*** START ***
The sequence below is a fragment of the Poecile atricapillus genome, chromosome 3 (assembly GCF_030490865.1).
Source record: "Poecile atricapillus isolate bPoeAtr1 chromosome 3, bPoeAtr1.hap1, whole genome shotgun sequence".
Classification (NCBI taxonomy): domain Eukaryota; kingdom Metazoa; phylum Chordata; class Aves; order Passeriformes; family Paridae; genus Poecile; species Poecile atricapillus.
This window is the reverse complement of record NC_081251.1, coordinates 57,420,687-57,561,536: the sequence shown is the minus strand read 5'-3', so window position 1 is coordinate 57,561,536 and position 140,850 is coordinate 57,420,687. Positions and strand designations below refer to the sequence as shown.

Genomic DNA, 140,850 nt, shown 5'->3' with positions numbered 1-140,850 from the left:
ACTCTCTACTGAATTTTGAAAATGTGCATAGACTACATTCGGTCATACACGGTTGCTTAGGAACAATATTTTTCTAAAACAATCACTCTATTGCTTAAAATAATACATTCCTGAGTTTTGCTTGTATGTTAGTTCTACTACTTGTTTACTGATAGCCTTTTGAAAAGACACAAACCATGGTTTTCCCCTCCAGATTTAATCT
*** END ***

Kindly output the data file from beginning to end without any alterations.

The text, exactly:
The sequence below is a fragment of the Poecile atricapillus genome, chromosome 3 (assembly GCF_030490865.1).
Source record: "Poecile atricapillus isolate bPoeAtr1 chromosome 3, bPoeAtr1.hap1, whole genome shotgun sequence".
Classification (NCBI taxonomy): domain Eukaryota; kingdom Metazoa; phylum Chordata; class Aves; order Passeriformes; family Paridae; genus Poecile; species Poecile atricapillus.
This window is the reverse complement of record NC_081251.1, coordinates 57,420,687-57,561,536: the sequence shown is the minus strand read 5'-3', so window position 1 is coordinate 57,561,536 and position 140,850 is coordinate 57,420,687. Positions and strand designations below refer to the sequence as shown.

Genomic DNA, 140,850 nt, shown 5'->3' with positions numbered 1-140,850 from the left:
ACTCTCTACTGAATTTTGAAAATGTGCATAGACTACATTCGGTCATACACGGTTGCTTAGGAACAATATTTTTCTAAAACAATCACTCTATTGCTTAAAATAATACATTCCTGAGTTTTGCTTGTATGTTAGTTCTACTACTTGTTTACTGATAGCCTTTTGAAAAGACACAAACCATGGTTTTCCCCTCCAGATTTAATCT